Baggett, Jerome P.
BAGGETT, Jerome P.
Male. Education: Boston College, B.A.; Weston School of Theology, Cambridge, MA, M.T.S.; Graduate Theological Union/University of California, Berkeley, Ph.D.
Office—Jesuit School of Theology at Berkeley, 1735 Le Roy Ave., Berkeley, CA 94709. E-mail—[email protected]
Jesuit School of Theology at Berkeley, CA, associate professor of religion and society, 2000—.
Habitat for Humanity: Building Private Homes, Building Public Religion, Temple University Press (Philadelphia, PA), 2000.
Contributor to books, including Poverty and Religion, edited by Ronald Y. Nakasone, Evangelical Lutheran Church of America (Chicago, IL). Contributor to periodicals, including the Journal of Church and State.
Jerome P. Baggett is a theologian and educator whose primary interests include the sociology of religion, social theory, and volunteerism and civic participation. In his Habitat for Humanity: Building Private Homes, Building Public Religion, Baggett uses the example of Habitat for Humanity to highlight a public organization based on Christian ethics that reflects the relationship between religion and civic duty. Considered one of the most successful models of a social service organization, Habitat for Humanity builds homes for the needy and has grown into a large construction company that has built more than 13,000 homes a year. The author critiques the organization based on data gathered from two years of research. "Baggett's organizing theme is to present the organization in its 'social ecology,'" explained Matthew P. Lawson in the American Journal of Sociology. "Specifically, he presents this successful voluntary organization as suspended in tension between state, market, and religious forces. He asks how it balances these tensions, what effects they have, and what shortcomings or pitfalls they present." Sociology of Religion contributor Corey J. Colyer called Habitat for Humanity a "well written, engaging book to all with an interest in the sociology of the voluntary sector and parachurch organizations." Social Forces critic Robin D. Perrin commented: "It is well written, engaging, and, at times, uplifting." Writing in the Library Journal, Eugene O. Bowser concluded that the author's "thoughtful analysis leaves one with optimism for the future."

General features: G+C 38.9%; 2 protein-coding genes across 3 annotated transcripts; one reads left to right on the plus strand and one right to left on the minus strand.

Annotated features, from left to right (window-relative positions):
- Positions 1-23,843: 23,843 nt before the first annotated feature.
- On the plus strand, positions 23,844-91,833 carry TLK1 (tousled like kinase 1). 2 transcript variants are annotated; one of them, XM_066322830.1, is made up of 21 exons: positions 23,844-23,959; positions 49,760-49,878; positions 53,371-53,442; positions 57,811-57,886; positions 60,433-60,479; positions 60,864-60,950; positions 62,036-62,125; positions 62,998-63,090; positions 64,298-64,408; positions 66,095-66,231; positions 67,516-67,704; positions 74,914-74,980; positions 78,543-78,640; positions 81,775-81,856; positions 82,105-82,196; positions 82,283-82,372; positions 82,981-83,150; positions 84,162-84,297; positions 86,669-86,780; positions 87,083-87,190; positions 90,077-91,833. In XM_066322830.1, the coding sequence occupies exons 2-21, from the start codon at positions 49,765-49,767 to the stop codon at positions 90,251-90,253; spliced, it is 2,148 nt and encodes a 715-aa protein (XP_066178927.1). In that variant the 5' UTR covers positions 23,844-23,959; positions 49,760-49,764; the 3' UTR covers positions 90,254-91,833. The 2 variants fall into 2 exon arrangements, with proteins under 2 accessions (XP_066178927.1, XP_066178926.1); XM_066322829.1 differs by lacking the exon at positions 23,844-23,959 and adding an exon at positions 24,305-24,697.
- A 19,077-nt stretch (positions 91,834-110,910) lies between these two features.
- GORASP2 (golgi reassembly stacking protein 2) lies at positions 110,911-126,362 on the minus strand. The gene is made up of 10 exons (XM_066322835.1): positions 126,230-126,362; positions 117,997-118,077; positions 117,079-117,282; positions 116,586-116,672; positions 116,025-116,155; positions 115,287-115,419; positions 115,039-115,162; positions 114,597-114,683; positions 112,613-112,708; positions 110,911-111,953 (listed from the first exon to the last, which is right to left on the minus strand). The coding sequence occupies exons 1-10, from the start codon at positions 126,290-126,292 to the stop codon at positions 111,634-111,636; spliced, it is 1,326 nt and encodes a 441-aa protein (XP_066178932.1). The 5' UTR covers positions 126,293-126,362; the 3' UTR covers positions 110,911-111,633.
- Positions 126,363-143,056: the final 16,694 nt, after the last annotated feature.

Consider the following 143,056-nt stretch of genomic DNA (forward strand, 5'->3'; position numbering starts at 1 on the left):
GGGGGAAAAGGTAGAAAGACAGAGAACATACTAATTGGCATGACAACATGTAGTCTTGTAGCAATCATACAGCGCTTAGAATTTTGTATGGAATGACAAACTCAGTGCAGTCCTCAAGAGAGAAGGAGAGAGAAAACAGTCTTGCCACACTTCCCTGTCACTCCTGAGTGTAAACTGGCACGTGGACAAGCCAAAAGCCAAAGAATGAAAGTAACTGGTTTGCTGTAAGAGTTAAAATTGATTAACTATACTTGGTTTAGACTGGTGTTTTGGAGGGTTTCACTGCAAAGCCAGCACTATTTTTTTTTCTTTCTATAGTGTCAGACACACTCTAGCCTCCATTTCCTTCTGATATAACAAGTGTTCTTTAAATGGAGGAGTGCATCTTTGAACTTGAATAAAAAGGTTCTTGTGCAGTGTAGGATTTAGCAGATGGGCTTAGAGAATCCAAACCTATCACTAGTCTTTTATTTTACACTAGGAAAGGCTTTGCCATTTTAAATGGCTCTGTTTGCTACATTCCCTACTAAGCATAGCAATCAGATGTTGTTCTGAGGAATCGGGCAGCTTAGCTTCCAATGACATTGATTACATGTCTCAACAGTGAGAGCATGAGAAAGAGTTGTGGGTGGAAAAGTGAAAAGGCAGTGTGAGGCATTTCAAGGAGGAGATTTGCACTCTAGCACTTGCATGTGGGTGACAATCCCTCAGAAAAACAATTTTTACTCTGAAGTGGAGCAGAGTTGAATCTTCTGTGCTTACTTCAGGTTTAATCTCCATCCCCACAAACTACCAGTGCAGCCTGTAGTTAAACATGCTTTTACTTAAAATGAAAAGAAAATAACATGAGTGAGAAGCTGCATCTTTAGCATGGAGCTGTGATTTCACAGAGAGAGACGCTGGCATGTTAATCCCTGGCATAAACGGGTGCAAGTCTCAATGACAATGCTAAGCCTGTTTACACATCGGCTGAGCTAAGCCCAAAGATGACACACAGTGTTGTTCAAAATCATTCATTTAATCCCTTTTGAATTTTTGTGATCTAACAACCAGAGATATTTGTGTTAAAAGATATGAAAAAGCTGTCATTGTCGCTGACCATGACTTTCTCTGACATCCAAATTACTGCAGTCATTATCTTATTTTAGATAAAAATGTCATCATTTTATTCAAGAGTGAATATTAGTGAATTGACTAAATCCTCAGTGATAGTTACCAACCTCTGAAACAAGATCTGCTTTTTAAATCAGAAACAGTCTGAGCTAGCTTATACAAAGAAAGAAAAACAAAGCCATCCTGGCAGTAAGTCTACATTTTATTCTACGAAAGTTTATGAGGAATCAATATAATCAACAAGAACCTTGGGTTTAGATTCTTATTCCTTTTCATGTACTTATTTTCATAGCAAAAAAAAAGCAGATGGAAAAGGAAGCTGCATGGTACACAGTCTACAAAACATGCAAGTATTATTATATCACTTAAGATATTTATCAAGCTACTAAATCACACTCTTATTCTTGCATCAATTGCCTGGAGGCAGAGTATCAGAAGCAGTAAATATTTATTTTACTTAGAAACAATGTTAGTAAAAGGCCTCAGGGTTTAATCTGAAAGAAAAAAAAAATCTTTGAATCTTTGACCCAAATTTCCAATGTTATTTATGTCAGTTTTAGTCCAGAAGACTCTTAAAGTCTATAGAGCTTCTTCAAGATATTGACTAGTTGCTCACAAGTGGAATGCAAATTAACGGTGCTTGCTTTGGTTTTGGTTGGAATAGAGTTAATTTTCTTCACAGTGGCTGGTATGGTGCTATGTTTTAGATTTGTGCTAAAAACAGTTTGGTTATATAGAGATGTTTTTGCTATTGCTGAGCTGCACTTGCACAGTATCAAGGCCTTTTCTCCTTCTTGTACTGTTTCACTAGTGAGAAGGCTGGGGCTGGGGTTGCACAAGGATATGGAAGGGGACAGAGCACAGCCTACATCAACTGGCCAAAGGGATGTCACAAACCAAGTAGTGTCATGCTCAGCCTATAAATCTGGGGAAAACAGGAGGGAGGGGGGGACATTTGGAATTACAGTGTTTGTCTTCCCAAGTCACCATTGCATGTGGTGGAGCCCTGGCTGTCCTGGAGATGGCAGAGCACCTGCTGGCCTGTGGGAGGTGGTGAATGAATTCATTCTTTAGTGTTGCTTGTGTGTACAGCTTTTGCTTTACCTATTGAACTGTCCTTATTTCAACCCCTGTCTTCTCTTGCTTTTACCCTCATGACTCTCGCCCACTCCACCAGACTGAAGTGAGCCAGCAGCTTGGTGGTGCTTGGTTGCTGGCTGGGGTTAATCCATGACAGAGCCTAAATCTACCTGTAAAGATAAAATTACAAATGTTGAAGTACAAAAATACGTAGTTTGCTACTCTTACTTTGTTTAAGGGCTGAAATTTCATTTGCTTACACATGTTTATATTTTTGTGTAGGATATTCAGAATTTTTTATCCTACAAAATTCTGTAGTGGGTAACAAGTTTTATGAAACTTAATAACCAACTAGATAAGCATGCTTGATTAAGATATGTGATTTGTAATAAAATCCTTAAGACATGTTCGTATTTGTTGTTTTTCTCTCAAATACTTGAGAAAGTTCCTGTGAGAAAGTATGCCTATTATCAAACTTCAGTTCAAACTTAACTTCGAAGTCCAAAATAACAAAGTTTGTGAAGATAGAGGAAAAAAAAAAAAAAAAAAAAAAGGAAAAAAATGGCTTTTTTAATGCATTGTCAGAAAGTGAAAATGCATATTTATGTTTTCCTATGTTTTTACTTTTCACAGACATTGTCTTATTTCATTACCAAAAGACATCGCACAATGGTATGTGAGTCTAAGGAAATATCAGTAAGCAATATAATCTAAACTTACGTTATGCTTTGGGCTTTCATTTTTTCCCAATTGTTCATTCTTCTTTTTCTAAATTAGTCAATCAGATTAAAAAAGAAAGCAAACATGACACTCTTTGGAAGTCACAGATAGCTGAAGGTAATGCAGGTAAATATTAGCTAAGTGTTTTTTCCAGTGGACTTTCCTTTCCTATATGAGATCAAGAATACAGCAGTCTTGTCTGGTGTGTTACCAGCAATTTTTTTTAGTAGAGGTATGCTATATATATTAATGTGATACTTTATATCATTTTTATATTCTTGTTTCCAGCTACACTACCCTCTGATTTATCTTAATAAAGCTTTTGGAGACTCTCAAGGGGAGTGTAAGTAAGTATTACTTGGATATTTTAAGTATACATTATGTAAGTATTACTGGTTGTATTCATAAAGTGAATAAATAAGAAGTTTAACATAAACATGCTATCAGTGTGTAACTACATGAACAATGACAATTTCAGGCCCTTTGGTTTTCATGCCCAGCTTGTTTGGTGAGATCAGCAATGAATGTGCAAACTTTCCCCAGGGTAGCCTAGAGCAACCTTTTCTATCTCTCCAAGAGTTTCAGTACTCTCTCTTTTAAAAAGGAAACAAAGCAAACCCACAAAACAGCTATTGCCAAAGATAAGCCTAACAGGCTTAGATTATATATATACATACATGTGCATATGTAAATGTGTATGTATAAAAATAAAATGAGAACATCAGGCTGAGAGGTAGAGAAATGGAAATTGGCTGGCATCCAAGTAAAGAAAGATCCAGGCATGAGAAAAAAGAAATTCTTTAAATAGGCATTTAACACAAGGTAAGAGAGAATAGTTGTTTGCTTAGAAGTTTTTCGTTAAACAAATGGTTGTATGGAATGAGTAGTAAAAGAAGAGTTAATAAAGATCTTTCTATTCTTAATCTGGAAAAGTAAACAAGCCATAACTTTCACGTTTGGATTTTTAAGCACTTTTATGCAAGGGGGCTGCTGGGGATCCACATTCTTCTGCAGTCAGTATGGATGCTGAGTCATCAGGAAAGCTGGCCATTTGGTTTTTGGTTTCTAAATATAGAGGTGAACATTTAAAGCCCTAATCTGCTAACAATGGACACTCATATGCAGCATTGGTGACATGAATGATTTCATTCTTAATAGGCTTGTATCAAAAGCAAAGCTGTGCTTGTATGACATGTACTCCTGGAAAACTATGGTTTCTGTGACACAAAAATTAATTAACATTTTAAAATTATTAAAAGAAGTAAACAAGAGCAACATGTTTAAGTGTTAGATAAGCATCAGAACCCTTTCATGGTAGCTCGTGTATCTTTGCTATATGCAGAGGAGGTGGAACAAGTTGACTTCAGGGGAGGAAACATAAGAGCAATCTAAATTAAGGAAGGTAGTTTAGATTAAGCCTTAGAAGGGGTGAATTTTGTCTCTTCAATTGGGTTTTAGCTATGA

BIOGRAPHICAL AND CRITICAL SOURCES:
American Journal of Sociology, September, 2001, Matthew P. Lawson, review of Habitat for Humanity: Building Private Homes, Building Public Religion, p. 549.
Contemporary Sociology, January, 2002, Jerry Z. Park, review of Habitat for Humanity, p. 48.
Journal of the American Planning Association, autumn, 2001, Lezlee Hinesmon-Matthews, review of Habitat for Humanity, p. 475.
Library Journal, November 15, 2000, Eugene O. Bowser, review of Habitat for Humanity, p. 73.
Social Forces, December, 2001, Robin D. Perrin, review of Habitat for Humanity, p. 745.
Sociology of Religion, fall, 2002, Corey J. Colyer, review of Habitat for Humanity, p. 389.
Graduate Theological Union Web site,http://www.gtu.edu/ (July 6, 2006), faculty profile of Baggett.
Jesuit School of Theology at Berkley Website,http://www.jstb.edu/ (July 6, 2006), faculty profile of Baggett.*